Have you ever been driving and imagined if someone, like the cops, was chasing you? What shortcuts would you take? Could you maneuver through those two trucks ahead? And all of this is happening while you’re playing a great driving song on your stereo.
If the answer is yes, which I must admit is my answer, then that will only add to your enjoyment of Baby Driver, a car chase movie with just enough heart and humor to make it meaningful. It’s complete nonsense, but it’s a helluva lot of fun.
Ansel Elgort is Baby, a driver for a crime boss (Kevin Spacey). He has permanent tinnitus, a ringing in the ears, so he constantly listens to music to drown it out (he has several iPods, depending on his mood). The music allows him to focus on what he’s doing, namely, driving to elude police. Spacey swears by him, especially since Elgort tried to steal Spacey’s car and is now paying him back.
The film is built around three car chases. The first is a bank in downtown Atlanta. They get away, but the actual robbers can’t quite understand Elgort, who never talks and always has ear buds. Turns out he lives a quiet life with his foster father (his parents were killed in the crash that damaged his hearing) who happens to be black, deaf, and wheelchair-bound (talk about laying it on thick).
Elgort wants out, and has just one job to do. In the meantime he meets a waitress (Lily James) with whom he instantly falls in love (looking at her, it’s not difficult to believe). The second heist involves an armored car and a citizen with a gun gets involved, but they still get away. Spacey declares them square, but he still wants him to drive for him, and threatens him, the foster father, and James to boot if he backs out.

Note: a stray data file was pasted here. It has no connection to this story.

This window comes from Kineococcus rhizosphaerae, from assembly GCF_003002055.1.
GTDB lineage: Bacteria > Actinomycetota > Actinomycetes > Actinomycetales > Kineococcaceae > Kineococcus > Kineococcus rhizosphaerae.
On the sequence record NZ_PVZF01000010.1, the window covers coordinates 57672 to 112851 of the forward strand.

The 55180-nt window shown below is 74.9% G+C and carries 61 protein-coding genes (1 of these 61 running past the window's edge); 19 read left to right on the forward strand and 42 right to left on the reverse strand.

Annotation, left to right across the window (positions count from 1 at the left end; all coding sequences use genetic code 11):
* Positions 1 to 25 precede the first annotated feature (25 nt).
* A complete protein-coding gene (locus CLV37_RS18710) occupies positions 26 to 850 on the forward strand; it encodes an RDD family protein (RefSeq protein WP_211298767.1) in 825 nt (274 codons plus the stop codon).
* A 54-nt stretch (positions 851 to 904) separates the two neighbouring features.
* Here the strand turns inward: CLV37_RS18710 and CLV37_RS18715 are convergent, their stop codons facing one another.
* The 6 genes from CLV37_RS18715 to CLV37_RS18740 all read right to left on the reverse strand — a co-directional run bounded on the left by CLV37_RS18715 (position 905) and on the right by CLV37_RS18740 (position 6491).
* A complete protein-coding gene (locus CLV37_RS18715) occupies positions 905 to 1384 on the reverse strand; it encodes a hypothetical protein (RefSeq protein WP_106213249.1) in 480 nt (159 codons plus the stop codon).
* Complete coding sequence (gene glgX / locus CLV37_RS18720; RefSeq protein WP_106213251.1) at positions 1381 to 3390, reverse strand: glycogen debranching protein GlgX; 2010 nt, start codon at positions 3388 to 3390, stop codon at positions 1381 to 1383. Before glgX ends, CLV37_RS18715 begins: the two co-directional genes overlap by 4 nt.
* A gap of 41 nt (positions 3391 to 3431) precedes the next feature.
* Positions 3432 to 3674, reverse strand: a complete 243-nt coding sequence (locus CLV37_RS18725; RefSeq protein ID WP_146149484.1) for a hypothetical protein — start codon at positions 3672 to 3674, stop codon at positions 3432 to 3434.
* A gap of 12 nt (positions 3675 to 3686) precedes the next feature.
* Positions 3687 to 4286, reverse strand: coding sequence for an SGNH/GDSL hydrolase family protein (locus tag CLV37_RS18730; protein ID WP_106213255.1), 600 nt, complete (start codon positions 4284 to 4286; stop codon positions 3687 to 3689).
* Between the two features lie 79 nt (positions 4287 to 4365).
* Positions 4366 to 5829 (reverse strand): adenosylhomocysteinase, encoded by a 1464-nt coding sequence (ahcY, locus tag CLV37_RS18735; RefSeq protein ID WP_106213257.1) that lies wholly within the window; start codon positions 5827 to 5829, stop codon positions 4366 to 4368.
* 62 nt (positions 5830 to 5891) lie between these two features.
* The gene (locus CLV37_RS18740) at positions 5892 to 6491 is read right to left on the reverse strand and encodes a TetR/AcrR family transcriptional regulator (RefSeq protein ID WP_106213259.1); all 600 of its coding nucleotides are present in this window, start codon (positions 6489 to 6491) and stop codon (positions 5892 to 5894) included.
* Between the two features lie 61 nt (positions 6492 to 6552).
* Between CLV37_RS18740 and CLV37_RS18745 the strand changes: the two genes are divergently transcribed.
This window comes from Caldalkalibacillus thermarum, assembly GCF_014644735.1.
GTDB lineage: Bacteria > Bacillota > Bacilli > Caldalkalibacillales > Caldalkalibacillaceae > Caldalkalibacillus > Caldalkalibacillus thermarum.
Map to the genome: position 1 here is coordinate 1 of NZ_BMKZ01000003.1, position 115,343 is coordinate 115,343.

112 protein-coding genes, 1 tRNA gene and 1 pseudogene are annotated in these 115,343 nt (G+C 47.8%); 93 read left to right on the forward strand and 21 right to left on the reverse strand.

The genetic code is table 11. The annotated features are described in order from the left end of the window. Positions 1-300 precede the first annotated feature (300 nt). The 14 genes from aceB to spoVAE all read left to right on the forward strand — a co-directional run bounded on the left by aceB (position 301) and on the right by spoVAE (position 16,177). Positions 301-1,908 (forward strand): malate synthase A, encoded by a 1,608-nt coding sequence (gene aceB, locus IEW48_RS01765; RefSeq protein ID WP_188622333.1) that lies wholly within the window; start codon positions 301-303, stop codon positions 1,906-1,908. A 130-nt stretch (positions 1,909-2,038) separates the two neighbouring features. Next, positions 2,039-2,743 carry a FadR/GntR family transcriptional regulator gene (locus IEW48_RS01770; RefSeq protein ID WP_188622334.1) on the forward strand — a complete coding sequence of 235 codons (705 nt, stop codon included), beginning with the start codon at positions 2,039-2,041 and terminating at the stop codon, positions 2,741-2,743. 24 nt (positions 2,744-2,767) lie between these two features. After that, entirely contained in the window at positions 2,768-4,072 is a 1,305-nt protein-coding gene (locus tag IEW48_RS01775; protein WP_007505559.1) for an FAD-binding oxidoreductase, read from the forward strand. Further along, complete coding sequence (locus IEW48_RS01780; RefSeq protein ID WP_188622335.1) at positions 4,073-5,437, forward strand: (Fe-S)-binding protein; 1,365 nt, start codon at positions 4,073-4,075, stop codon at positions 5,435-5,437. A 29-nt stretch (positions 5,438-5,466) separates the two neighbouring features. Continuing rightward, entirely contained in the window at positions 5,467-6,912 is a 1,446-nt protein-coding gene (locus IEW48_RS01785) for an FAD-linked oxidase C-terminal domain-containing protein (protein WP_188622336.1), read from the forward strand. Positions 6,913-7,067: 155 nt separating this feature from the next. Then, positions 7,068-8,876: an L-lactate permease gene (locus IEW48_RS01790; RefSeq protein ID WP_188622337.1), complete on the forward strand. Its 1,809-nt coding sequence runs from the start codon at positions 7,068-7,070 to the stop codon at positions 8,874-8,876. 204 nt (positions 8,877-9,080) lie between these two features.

This leads to the climax, which is an attempted robbery of a post office, and Elgort has tricks up his sleeve. Well, not really, mostly he wings it. I’ll stop there, because the action is suspenseful and the ending is not quite what we expect.
Are there problems with Baby Driver? Yes. For one thing, if I were Spacey, some kind of criminal genius, I’d plan robberies that didn’t involve high risk shootouts and car chases. He should watch Hell or High Water to see how it should be done–get in and out before the police are even there.
Second, as lovely a vision Lily James is, her character is a total non-entity, with no backstory. She is close to Manic Pixie Dreamgirl territory, existing just to give the hero something to live for. Then she becomes the girl that gets in danger and has to be saved. We also have the villain with the Rasputin-like ability to stay alive, no matter the bullets or car crashes.
But the good about Baby Driver, written and directed by Edgar Wright, far outweighs the cliches. For one thing, it’s funny, and has a couple of great supporting performances by two of the bank robbers. Jamie Foxx is Bats, who is probably insane, and doesn’t make friends easily. But the movie really gets stolen by Jon Hamm as a former Wall Street trader, who had “debts that would make a white man blush,” and has turned crook. He has married a Latina (a movie with two great beauties is a definite plus from where I am sitting), Eiza Gonzalez, and is completely dedicated to her. So, when something happens to her…
Spacey is also great, as he is now specializing in playing villains. He doesn’t do the thing expected of him at the crucial time, making the film more interesting. Elgort is pretty much a blank, but he’s supposed to be, and he occupies space as well as anyone. And he has a baby face.
The other “cast member” of the film that makes it work is the soundtrack, much of it actually heard by the actors. We get some of the usual, like Golden Earrings’s “Radar Love,” the greatest driving song ever, to a great foot and car chase set to Focus’ “Hocus Pocus.” I will probably have to pick up the soundtrack album–I just hope that while I’m listening to it in the car I don’t end up speeding.